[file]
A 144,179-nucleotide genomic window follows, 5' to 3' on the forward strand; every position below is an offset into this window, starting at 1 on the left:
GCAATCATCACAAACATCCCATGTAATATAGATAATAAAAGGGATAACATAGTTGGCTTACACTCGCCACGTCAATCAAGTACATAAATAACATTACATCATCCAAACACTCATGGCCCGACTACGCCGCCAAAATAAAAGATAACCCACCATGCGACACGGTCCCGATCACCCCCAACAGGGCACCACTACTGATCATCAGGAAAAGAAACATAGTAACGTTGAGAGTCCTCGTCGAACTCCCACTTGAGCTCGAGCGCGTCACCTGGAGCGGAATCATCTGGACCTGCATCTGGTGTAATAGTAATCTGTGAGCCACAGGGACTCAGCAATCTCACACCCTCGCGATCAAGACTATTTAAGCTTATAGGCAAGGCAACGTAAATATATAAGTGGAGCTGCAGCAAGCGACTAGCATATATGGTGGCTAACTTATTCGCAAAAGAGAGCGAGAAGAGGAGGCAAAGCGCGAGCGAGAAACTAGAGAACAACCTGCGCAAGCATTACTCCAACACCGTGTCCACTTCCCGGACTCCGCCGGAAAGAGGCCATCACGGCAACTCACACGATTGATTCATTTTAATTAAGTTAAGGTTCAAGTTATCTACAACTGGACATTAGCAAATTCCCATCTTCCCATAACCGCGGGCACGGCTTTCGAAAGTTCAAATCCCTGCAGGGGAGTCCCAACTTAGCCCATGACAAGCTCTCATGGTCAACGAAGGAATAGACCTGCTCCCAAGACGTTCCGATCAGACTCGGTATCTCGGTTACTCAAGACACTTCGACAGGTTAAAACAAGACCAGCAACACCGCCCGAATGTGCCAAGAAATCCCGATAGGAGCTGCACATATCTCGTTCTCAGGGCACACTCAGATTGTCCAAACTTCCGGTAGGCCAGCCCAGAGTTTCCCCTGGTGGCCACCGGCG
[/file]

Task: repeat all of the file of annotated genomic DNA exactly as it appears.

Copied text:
A 144,179-nucleotide genomic window follows, 5' to 3' on the forward strand; every position below is an offset into this window, starting at 1 on the left:
GCAATCATCACAAACATCCCATGTAATATAGATAATAAAAGGGATAACATAGTTGGCTTACACTCGCCACGTCAATCAAGTACATAAATAACATTACATCATCCAAACACTCATGGCCCGACTACGCCGCCAAAATAAAAGATAACCCACCATGCGACACGGTCCCGATCACCCCCAACAGGGCACCACTACTGATCATCAGGAAAAGAAACATAGTAACGTTGAGAGTCCTCGTCGAACTCCCACTTGAGCTCGAGCGCGTCACCTGGAGCGGAATCATCTGGACCTGCATCTGGTGTAATAGTAATCTGTGAGCCACAGGGACTCAGCAATCTCACACCCTCGCGATCAAGACTATTTAAGCTTATAGGCAAGGCAACGTAAATATATAAGTGGAGCTGCAGCAAGCGACTAGCATATATGGTGGCTAACTTATTCGCAAAAGAGAGCGAGAAGAGGAGGCAAAGCGCGAGCGAGAAACTAGAGAACAACCTGCGCAAGCATTACTCCAACACCGTGTCCACTTCCCGGACTCCGCCGGAAAGAGGCCATCACGGCAACTCACACGATTGATTCATTTTAATTAAGTTAAGGTTCAAGTTATCTACAACTGGACATTAGCAAATTCCCATCTTCCCATAACCGCGGGCACGGCTTTCGAAAGTTCAAATCCCTGCAGGGGAGTCCCAACTTAGCCCATGACAAGCTCTCATGGTCAACGAAGGAATAGACCTGCTCCCAAGACGTTCCGATCAGACTCGGTATCTCGGTTACTCAAGACACTTCGACAGGTTAAAACAAGACCAGCAACACCGCCCGAATGTGCCAAGAAATCCCGATAGGAGCTGCACATATCTCGTTCTCAGGGCACACTCAGATTGTCCAAACTTCCGGTAGGCCAGCCCAGAGTTTCCCCTGGTGGCCACCGGCG